Question: I am concerned about the deterioration of my indoor plants that seems to happen about this time every year. Do I need to fertilize them more?
Answer: There are several reasons that indoor plants deteriorate in the winter.
We get so busy decorating during the Christmas holidays that we neglect our indoor plants. Moving and rotating indoor plants can make a big difference in how they survive this lowest light period of the year. Not only are days shorter, but the low angle of the sun in the sky reduces the amount of light energy entering our windows. The greater cloudiness this time of year reduces light even further. I open curtains as soon as the sun comes up to capture the strongest light.
As many plants as possible should be moved close to south facing windows because they give the most natural light. East and west facing windows are next in amount of light. North facing windows give the least amount of light. Even low light tolerant plants will not get too much light in direct sunlight this time of year. However, they should be moved back to indirect light by mid-February.
If you do not have enough windows for all your indoor plants, they can be rotated in and out of direct light at one or two week intervals. Those needing the most light should be left in direct light the longest. If you are not sure of the light requirements of your indoor plants, check the internet or get a book on indoor plants.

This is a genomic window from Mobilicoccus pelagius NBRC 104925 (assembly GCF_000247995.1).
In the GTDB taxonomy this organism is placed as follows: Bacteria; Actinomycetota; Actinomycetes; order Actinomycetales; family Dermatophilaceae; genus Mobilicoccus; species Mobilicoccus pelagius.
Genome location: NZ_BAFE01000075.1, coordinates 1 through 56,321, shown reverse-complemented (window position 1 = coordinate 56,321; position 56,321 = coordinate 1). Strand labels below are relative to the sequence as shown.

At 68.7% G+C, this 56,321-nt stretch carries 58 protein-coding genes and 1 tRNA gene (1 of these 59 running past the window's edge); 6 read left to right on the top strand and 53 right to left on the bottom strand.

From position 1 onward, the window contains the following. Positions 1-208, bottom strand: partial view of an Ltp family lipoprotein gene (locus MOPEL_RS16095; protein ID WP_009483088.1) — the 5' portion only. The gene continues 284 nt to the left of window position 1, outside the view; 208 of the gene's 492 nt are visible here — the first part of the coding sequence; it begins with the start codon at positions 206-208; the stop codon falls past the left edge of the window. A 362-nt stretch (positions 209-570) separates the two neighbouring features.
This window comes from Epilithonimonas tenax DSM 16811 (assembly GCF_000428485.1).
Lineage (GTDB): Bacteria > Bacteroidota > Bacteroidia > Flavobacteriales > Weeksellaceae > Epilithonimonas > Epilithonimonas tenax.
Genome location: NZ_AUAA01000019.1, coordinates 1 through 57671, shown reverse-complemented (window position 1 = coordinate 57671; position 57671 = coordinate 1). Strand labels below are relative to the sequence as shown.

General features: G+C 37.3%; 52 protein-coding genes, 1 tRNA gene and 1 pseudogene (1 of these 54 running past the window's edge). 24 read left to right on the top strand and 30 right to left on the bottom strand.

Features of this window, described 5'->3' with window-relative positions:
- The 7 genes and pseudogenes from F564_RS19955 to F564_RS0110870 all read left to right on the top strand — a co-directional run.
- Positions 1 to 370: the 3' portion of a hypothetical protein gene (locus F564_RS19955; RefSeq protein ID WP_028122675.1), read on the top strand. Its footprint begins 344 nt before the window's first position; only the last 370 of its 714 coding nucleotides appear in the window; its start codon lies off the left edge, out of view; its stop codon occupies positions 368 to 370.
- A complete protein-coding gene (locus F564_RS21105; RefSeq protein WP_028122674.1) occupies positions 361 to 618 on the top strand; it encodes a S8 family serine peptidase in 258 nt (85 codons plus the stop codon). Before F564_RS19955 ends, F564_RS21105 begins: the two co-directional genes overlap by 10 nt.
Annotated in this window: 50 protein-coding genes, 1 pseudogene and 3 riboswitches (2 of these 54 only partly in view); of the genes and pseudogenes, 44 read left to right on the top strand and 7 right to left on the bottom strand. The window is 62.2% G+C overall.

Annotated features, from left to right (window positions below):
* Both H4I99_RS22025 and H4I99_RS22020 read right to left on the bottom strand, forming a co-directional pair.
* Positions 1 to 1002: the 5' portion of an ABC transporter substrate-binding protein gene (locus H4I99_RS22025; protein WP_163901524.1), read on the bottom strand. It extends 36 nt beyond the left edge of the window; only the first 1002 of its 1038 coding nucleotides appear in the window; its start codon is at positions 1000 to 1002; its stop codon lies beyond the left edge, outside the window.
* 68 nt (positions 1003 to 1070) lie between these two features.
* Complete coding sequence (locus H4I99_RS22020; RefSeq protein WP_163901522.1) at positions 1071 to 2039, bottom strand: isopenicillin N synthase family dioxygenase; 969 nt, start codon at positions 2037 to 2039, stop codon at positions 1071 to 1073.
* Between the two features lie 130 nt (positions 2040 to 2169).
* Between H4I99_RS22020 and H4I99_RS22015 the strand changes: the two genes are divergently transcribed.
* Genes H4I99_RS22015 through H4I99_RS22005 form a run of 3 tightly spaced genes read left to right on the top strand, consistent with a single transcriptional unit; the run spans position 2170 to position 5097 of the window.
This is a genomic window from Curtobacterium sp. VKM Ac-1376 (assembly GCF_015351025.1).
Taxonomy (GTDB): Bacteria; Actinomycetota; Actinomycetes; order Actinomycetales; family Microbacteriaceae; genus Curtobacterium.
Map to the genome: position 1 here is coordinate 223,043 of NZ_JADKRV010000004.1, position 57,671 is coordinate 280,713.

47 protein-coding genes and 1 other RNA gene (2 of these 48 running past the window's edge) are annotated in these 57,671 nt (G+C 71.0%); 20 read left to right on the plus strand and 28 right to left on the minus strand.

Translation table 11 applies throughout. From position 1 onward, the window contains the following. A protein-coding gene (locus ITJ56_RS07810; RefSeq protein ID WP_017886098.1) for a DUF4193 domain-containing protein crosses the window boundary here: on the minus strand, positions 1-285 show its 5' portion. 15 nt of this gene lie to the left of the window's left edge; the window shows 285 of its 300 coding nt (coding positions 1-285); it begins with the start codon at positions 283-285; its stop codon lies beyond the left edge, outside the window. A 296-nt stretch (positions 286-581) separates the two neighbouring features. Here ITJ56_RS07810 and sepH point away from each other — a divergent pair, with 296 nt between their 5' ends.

Plants also need to be turned frequently so they do not start to grow one sided toward the light. I like to turn my plants clockwise one quarter turn every Monday.
Another way to boost light is to place plants near lamps and leave the lights on all night.
Indoor plants need more grooming this time of year. Growth is slower and some plants will lose as many old leaves as new ones are produced. Once a leaf is half yellow or brown, it is no longer producing food reserves, so it can be removed. Dust can be cleaned from leaves by giving them a shower in the kitchen sink. Shiny leaved plants can be sprayed with leaf shine. Fuzzy leafed plants like African violets do not like anything wet on their leaves.
Since plants are using less water I find myself checking to see if the top of the soil is wet more often before irrigating. If you are fertilizing with liquid fertilizer every time you water, you will be giving plants just about the right amount. Slow release fertilizers such as Osmocote will also give plants a regulated amount of fertilizer.
You will have better plants in the spring if you give them some extra attention now.